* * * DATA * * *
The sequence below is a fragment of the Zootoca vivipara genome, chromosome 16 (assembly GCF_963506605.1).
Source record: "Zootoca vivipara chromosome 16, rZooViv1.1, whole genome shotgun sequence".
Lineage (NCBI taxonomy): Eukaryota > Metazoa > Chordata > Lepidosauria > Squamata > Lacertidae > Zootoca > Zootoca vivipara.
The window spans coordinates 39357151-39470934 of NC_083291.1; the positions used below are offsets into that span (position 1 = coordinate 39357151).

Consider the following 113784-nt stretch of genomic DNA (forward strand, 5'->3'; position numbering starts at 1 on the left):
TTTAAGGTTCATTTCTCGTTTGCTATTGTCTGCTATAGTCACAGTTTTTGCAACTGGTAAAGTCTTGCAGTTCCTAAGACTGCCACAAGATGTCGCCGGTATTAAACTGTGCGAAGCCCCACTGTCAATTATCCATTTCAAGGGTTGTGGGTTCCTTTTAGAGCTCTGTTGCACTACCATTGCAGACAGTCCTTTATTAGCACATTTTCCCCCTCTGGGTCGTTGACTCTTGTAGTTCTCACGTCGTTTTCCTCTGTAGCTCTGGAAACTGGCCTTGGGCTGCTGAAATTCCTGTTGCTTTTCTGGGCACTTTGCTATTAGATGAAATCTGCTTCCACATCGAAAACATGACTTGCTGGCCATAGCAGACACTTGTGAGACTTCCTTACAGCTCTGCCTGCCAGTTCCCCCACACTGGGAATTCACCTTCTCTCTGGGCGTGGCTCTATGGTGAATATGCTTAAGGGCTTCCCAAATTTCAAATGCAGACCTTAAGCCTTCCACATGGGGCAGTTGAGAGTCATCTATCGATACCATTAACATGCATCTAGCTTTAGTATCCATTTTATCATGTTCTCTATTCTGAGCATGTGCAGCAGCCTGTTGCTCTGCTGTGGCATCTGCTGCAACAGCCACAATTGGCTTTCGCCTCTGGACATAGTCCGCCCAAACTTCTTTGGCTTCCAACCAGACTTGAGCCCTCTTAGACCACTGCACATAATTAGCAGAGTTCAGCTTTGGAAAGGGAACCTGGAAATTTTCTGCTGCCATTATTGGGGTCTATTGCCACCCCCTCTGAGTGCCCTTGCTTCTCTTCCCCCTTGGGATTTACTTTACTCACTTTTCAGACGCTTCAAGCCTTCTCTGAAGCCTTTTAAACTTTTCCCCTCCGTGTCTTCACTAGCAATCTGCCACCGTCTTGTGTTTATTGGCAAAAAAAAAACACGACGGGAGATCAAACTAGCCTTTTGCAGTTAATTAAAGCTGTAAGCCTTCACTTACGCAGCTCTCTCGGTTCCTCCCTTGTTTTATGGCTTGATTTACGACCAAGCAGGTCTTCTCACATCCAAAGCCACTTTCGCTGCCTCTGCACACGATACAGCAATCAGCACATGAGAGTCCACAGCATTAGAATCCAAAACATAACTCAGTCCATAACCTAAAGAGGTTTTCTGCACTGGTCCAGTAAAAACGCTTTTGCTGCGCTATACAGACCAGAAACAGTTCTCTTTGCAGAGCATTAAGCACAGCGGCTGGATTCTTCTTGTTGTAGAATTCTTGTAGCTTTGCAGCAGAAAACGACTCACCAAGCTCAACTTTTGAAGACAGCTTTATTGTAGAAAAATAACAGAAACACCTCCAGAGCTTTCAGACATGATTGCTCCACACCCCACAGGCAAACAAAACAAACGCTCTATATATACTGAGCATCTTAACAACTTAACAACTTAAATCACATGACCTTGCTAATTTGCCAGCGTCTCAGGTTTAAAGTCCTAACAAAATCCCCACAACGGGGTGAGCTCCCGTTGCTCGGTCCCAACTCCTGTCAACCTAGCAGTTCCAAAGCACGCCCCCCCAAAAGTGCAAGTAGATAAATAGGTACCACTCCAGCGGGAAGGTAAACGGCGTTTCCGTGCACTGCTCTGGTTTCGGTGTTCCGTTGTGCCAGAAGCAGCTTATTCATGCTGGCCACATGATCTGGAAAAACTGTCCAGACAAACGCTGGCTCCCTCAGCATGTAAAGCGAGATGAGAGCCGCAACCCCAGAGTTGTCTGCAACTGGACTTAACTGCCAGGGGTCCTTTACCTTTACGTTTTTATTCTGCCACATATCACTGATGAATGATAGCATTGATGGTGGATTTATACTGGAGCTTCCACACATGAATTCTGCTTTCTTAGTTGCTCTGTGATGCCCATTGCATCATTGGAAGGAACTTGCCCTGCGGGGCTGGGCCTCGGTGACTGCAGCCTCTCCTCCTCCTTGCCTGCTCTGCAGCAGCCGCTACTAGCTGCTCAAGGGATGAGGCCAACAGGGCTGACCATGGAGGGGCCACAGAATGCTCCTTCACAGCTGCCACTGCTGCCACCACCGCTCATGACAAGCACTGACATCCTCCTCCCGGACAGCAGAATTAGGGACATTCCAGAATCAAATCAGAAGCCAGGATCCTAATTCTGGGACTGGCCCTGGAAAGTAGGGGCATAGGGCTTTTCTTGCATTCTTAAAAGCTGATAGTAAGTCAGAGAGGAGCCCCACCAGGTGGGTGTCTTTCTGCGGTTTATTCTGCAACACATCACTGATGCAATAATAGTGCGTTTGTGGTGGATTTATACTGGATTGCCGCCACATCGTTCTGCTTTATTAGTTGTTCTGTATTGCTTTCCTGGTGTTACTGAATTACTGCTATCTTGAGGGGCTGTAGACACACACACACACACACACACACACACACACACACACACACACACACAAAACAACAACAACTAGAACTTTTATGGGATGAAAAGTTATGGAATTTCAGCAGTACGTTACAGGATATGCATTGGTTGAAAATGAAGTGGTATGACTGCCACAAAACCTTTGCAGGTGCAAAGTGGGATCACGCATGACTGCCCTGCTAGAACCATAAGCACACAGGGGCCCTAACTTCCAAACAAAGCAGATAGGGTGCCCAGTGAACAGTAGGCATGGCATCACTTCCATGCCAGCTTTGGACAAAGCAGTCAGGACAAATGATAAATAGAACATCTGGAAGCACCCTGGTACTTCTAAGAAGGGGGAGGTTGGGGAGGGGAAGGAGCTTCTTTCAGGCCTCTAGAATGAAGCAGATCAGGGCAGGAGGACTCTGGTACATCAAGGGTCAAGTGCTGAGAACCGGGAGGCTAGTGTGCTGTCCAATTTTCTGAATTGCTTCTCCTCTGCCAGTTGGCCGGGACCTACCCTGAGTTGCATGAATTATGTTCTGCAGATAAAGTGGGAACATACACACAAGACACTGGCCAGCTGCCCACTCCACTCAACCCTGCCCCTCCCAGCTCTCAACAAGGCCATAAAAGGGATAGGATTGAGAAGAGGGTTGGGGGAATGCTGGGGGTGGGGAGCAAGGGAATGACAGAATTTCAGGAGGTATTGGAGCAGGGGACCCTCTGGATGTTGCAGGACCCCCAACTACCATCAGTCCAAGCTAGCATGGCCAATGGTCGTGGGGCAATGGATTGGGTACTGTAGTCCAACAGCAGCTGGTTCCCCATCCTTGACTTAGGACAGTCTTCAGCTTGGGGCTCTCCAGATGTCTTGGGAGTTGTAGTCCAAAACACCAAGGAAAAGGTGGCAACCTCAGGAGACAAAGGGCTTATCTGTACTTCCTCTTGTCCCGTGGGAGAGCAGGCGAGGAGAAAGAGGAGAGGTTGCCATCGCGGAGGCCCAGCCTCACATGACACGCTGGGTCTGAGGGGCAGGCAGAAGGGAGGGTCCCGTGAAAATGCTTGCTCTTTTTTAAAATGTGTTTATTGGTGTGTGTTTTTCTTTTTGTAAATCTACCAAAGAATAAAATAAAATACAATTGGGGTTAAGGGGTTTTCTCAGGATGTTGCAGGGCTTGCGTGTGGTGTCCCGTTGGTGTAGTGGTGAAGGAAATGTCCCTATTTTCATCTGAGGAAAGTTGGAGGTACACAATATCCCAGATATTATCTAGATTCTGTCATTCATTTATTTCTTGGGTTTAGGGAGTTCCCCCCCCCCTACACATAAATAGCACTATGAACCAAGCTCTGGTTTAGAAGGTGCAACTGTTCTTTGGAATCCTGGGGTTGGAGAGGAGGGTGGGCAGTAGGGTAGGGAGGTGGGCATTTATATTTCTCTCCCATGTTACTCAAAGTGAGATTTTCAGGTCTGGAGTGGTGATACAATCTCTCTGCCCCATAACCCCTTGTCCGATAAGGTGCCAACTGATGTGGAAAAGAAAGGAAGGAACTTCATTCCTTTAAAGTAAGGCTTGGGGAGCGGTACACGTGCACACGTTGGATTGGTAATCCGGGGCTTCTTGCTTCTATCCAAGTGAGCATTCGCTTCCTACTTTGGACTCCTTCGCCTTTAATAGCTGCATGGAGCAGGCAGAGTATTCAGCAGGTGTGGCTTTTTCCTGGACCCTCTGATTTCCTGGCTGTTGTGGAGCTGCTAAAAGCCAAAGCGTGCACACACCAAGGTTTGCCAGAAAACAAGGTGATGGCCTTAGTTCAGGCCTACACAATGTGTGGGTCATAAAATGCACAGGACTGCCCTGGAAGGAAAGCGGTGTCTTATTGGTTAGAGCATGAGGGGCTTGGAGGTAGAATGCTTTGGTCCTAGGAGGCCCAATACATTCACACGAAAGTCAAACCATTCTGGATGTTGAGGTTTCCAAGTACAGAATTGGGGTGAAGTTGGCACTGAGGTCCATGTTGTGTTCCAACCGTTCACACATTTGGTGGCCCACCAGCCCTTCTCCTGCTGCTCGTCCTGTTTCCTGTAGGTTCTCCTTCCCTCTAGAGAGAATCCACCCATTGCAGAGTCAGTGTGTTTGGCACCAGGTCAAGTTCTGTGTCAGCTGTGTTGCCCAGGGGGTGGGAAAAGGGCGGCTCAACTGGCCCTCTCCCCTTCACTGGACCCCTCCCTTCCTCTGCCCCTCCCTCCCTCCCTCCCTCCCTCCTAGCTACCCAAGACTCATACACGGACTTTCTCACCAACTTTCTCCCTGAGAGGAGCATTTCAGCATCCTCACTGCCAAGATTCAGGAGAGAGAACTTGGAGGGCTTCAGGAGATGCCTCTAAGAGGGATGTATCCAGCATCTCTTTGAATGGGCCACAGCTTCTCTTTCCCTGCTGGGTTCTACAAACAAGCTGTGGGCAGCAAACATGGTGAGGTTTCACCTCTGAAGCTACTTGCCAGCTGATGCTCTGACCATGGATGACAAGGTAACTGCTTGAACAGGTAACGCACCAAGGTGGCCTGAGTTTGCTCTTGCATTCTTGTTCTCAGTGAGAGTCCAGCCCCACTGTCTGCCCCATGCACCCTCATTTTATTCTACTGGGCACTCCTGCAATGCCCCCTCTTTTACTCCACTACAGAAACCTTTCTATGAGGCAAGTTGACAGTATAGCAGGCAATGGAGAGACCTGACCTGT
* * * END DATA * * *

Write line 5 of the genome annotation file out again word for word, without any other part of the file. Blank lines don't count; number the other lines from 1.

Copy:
Consider the following 113784-nt stretch of genomic DNA (forward strand, 5'->3'; position numbering starts at 1 on the left):